Divorce & Relocation In Arizona

By Elizabeth Rayne

Depending on where you are in the divorce process, you must consider residency requirements as well as the needs of your children before relocating out of Arizona. Arizona's laws provide that you must give notice before moving with children, and the court may only allow you to relocate if doing so is in your child's best interest.

Depending on where you are in the divorce process, you must consider residency requirements as well as the needs of your children before relocating out of Arizona. Arizona's laws provide that you must give notice before moving with children, and the court may only allow you to relocate if doing so is in your child's best interest.

Residency Requirements

If you have recently relocated to Arizona, you must consider the residency requirements of the state before filing for divorce. You may only file for divorce in Arizona if either you or your spouse have lived in the state for at least 90 days prior to submitting your petition for divorce. You may file for divorce in the county where you currently live. However, if you do not have children, you are generally free to relocate after you file for divorce.

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Preliminary Injunction

After filing for divorce in Arizona, the court will issue an immediate preliminary injunction, which prohibits either spouse from interfering with marital property or relocating with the children while the divorce is pending. The only way a parent may move a child out of the county is with written permission from the other parent or permission from the court. If you move without permission, you could be found in contempt of court, which may lead to fines or imprisonment.

Post-Divorce Relocation with Children

Whether parents have joint custody or one parent has sole custody while the other parent has visitation rights, both parents must give written notice before moving out of the state or more than 100 miles. The notice must be delivered by certified mail at least 60 days prior to the move. After receiving notice, the other parent has 30 days to object to the relocation by filing an objection with the court. If an objection is filed, the court will schedule a hearing to determine whether or not the moving parent should be allowed to move with the child. While the decision is pending, the parent may temporarily move with the child, only if necessary for health, safety or job security reasons and that parent either has sole legal custody of the child or joint legal custody and is the child's primary residential parent; if both parents share legal and physical custody of the child, the parent may temporarily move with the child only with the permission of the other parent pursuant to a written agreement.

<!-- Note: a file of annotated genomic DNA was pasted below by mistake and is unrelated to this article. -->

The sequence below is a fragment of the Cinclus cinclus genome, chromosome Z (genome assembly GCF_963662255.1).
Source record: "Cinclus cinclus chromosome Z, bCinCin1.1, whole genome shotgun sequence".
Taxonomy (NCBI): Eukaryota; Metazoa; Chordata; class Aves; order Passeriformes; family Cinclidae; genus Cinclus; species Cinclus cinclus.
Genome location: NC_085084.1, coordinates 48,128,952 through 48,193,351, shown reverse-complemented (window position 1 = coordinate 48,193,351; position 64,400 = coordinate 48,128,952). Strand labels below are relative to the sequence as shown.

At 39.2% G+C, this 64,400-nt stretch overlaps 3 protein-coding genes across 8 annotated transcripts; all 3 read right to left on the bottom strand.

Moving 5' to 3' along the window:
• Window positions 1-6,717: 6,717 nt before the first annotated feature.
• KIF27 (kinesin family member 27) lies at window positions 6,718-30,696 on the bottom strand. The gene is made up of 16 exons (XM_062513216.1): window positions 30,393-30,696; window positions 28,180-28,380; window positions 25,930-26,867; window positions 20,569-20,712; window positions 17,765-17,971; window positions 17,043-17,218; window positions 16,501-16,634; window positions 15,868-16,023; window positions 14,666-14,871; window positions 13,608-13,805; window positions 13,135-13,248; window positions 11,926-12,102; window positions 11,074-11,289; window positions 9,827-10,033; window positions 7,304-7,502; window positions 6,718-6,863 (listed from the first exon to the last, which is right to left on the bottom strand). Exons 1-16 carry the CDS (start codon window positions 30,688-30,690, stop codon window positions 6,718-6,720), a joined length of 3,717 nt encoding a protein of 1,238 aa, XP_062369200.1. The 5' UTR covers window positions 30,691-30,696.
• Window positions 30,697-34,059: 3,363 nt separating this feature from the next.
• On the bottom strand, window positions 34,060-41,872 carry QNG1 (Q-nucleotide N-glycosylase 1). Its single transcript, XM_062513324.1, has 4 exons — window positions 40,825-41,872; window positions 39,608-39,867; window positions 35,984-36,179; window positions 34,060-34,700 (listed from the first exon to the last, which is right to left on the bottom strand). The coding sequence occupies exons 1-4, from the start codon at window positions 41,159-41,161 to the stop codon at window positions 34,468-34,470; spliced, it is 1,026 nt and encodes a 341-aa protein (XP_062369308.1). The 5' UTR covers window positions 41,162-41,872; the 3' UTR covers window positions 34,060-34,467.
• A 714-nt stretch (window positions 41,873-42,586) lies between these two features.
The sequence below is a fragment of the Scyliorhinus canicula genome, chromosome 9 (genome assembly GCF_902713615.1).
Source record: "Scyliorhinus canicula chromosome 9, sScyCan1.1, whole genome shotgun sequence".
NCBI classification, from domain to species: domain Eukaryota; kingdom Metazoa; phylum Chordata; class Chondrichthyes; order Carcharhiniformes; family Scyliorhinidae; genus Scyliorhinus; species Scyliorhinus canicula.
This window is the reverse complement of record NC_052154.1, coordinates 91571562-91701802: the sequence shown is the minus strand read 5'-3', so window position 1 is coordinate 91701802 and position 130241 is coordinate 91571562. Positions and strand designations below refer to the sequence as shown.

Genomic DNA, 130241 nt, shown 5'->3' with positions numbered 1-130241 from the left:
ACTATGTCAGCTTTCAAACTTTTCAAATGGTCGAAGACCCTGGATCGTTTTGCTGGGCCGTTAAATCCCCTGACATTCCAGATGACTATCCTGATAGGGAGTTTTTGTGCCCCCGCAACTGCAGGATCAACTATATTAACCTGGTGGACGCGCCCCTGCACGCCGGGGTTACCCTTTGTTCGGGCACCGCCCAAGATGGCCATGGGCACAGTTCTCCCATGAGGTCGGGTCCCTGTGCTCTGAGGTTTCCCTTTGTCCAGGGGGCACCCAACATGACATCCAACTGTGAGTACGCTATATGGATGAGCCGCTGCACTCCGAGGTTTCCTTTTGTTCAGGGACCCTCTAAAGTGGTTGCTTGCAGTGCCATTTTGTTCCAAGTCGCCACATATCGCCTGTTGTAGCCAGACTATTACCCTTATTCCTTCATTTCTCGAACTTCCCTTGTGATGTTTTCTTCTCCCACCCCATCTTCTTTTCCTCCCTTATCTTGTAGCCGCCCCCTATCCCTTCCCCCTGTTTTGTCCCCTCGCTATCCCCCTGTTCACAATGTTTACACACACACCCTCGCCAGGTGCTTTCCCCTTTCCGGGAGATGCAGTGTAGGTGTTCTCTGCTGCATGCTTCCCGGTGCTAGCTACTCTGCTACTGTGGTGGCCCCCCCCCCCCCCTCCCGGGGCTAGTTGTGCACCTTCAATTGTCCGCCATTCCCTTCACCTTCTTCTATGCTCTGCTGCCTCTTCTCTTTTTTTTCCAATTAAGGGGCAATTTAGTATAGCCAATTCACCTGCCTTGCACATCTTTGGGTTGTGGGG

Relocation Considerations

If a parent objects to relocation, the court will consider a number of factors to determine if it is in the best interest of the child to relocate. The parent who wants to move has the burden of proving that it would be best for the child. The court will consider the reasons for moving, whether the parents can still follow the parenting plan schedule, if both parents will still have opportunities to spend time with the child, and the effects the move may have on the child's physical and mental development. The court, in its discretion, may modify the parenting schedule or custody arrangement to ensure both parents have an opportunity to spend time with the child.

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The Tennessee Joint Custody Relocation Statute

References

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Ohio Laws on Relocation & Child Custody After Divorce

Under Ohio law, a custodial parent wishing to relocate to a difference state must receive consent from the other parent or the court. As a result of this requirement, you cannot just pick up and relocate to another state with your child. There are requirements, as required by Ohio law, that you must meet before the move may occur or the court may intervene and order you and your child back to Ohio.

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